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Carole's family story in South Wales media

Carole's family story in South Wales media

A grandmother has told the media how three generations of her family are affected by cardiomyopathy to help highlight the CMA’s cardiomyopathy information day in Swansea on Saturday.

Carole Docherty’s story appeared in the South Wales Evening Post at the weekend and in this week’s Carmarthen Journal.

CMA chief executive Robert Hall said: "We are most grateful to Carole and her family for agreeing to tell their story to raise awareness of cardiomyopathy and our information day."

Carole, from Carmarthen, developed a heart problem in her 30s in the late 1970s, but doctors were unaware that she had the inherited disease.

She was put on drug treatments but had no idea what she had and that her children were also at risk of developing it in their teens or early 20s.

Her diagnosis only came 14 years later in 1994 after her son Richard collapsed and died aged 19 playing squash.  

When the post-mortem showed he had died from arrhythmogenic right ventricular cardiomyopathy, the Docherty family began to get the care they needed. Close family members had heart checks. Carole found out for the first time what her heart problem was and her other son Mark Peares and her twin sister Lesley were also diagnosed with it.

In this type of cardiomyopathy, heart cells come apart and die causing fatty deposits and scar tissue.  These can interrupt the heart’s electricity, causing heart rhythm problems.

The family are now all seen regularly by cardiologists, are on drug treatments and have undergone genetic testing, which has found the gene mutation causing the disease in their family.

Genetic testing on Mark’s son Ellis, now six, shows he has inherited the same gene mutation.  It does not mean he will develop the disease, but doctors know they will need to check him regularly for it. Results are awaited on his little sister Abigail.  Ellis, who lives with his parents in Llanedeyrn, Cardiff and attends Ysgol-Y-Berllan School is being encouraged to enjoy non-sporting activities as it is thought playing a lot of sport can make the disease worse.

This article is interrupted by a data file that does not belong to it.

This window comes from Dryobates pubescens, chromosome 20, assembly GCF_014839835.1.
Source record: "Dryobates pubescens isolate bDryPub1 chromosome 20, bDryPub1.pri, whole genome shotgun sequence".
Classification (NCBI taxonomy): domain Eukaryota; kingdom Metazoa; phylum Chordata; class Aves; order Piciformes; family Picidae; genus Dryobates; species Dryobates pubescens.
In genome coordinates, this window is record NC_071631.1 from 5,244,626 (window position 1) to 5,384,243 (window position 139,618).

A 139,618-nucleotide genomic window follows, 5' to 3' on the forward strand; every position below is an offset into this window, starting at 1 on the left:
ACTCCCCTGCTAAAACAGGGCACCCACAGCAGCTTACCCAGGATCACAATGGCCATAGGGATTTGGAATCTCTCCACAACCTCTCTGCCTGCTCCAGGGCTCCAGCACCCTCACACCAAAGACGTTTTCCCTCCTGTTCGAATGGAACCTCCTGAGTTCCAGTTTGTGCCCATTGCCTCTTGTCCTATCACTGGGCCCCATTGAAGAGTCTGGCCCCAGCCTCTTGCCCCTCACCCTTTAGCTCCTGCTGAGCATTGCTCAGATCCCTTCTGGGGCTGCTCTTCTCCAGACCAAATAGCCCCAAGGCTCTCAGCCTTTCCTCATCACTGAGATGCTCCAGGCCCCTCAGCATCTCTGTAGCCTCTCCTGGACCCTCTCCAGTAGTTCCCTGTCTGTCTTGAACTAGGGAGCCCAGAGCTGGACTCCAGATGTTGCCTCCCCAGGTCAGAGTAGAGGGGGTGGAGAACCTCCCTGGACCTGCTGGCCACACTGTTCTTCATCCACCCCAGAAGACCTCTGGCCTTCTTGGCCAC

On Saturday Carole will be attending the cardiomyopathy information day to find out more about the disease, developments in care and latest research.           

Carole and Mark’s wife Michelle will be among more than 50 people attending the information day from 9.30am to 5pm at the Mercure Hotel, Phoenix Way, Swansea.

Among the speakers will be top cardiomyopathy expert Professor Perry Elliott from the Heart Hospital in London. He will be talking about all types of cardiomyopathy, which also include dilated and hypertrophic cardiomyopathy.  The conditions are the biggest medical cause of sudden death in the under 35s, but when diagnosed and appropriately treated most affected people can go on to live a long and full life. 

Other medical speakers include Dr Mark Anderson, a consultant cardiologist from the Morriston Hospital talking about local cardiomyopathy services; arrhythmia nurse specialist Wendy Churchouse on living with cardiomyopathy; and Professor Dhavendra Kumar from the University Hospital of Wales in Cardiff on Wales’s genetics services and multi-disciplinary care.

Robert will be talking about the services the charity offers to affected families.

For more information about the meeting or to register to attend, call the Cardiomyopathy Association on free phone 0800 0181 024 or e-mail anne.foster@cardiomyopathy.org 

♥ Pictured above are Carole (far left) with her son Mark, his wife Michelle and Ellis







by CMA Manager on 13-Jun-13 09:14

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The Cardiomyopathy Association's Registered Charity Number is 803262.
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